After 27 years in IT, I’ve developed a conflicted relationship with the idea of “acting”.
On the one hand, I’ve seen coworkers locked into an infinite loop of planning, research, testing, etc and ultimately FAILING to act (the now cliche concept of “analysis paralysis”), and I’ve been afflicted with it myself.
And on the other, I’ve seen people make the mistake (sometimes career-ending) of acting too soon, without consideration or forethought or (as I discussed yesterday) planning.
Ultimately I have no solid advice for avoiding either anti-pattern. Except perhaps to always commit to only making a particular mistake once, and then learning everything you can from it.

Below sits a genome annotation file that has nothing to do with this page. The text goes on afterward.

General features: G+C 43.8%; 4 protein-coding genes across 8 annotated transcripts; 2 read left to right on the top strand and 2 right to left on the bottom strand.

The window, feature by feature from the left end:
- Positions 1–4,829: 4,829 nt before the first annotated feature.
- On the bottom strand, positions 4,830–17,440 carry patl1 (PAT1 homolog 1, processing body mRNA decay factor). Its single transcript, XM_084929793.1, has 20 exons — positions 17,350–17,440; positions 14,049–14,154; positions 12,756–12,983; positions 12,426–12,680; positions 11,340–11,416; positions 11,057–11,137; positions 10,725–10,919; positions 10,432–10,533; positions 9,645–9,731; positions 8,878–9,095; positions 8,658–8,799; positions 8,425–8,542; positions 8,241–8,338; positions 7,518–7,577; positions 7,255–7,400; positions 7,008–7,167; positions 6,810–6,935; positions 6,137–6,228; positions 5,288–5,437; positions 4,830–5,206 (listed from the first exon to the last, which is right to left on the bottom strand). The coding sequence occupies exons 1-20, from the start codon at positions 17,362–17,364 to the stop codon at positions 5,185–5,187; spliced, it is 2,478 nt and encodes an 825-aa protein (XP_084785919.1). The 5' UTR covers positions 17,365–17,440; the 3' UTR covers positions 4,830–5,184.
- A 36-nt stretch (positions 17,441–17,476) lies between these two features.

As a famous story relates, there once was a person who sought out a great Rabbi for advice.
“Oh great Rabbi,” they implored, “What is the secret to a happy life?”
“That’s easy!” the Rabbi exclaimed, “Use good judgement.”
“OK,” said the petitioner, “and how does one acquire good judgement?”
“Also easy!” enthused the Rabbi, “Gain experience.”
“Wonderful,” said the person, feeling like they were finally getting somewhere. “And what does one do to gain experience?”
“Ah, that is the heart of the matter,” said the Rabbi, his voice dropping to a whisper. “Use bad judgement.”